EXAMPLE 2 To a solution of 35 parts of sodium in 600 parts of ethanol were added 80 parts of diethyl malonate and 76 parts of guanylurea sulfate. The mixture was then heated at the reflux temperature for 5 hours. The reaction mass was drowned in 800 parts of cold water and acidified to pH 2.3 with concentrated hydrochloric acid. The resulting white solids were collected by filtration, washed with water and dried, yielding 114 parts of product, m.p. 300C. An infrared spectrum of the product showed peaks at 3.05, 3.17, 5.82 and 6.24 a. The product is believed to be hexahydro-4,6-dioxo- A -pyrimidineurea, formula "(21) where R CONH EXAMPLE 3 a. A slurry containing 32 parts of dehydrothio-ptoluidinesulfonic acid, 6.8 parts of potassium hydroxide, 7.6 parts of sodium nitrite and 100 parts of water was added to a mixture of 25.5 parts of concentrated hydrochloric acid and 50 parts of ice and agitated for 1 hour. The precipitated diazonium salt was isolated by filtration and washed well with water. The solids were then slurried with 15.2 parts of the coupling component prepared according to Example 1 and 200 parts of water. Triethanolamine was then added dropwise until a constant pH of 7.0 was obtained. The temperature rose to 40C. during the coupling reaction. After stirring for 1 hour at 50C., the solution was diluted with water to 340 parts. A visible spectrum indicated an absorptivity of 16.8 liters g. cm. at 428 mu. Based on the above procedure, the probable structure of the dye [S H 0 S N O o b. To 190 parts of the solution from part (a) above were added 53.5 parts of sodium chloride solution. After stirring for a few minutes, 40 parts ofisopropanol were added and the mixture was stirred until precipitation was complete. The solids were collected by filtration, washed with 50% (v/v) aqueous isopropanol and dried. A yellow. chromatographically pure solid was obtained, having an absorptivity of 87.. liters g. cm. at 427 mu. The dye has the probable structure SO Na 0 ca 3 s EXAMPLE 4 parts of chromatographically pure dye. The dye had an absorptivity of 51.0 liters g? cm." at 420 mu. The probable structure of the dye is Na 3 s EXAMPLE 5 Beater Dyeing of Paper a. One thousand parts of bleached sulfite pulp were dispersed in 18,000 parts of water. Seventy parts of the dye solution prepared in Example 3(a) were added and the mixture was agitated for about 0.5 hour. Paper sheet was then formed by conventional procedures to yield paper which was dyed a yellow shade. The dye displayed excellent substantivity. Fastness of the dyed paper to bleeding and to light were good.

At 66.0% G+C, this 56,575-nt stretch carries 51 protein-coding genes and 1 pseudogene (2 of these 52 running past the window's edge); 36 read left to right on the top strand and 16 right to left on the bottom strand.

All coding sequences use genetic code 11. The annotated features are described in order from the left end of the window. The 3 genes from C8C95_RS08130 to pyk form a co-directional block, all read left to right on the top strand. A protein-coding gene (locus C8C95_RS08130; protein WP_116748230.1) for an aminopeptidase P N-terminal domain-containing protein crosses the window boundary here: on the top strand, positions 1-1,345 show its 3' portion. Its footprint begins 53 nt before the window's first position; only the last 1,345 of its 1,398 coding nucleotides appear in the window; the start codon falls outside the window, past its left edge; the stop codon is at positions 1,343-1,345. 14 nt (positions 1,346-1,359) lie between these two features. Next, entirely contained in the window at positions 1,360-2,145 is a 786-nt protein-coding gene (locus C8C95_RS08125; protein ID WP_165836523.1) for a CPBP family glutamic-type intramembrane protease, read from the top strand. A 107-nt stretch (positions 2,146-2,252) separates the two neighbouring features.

b. The above procedure was repeated except that the dye of Example 3(a) was replaced with 10 parts of the dye of Example 4. The resulting paper sheet was dyed a reddish-yellow shade. The substantivity and fastness properties of the dye were similar to those of the dye of Example 3(a).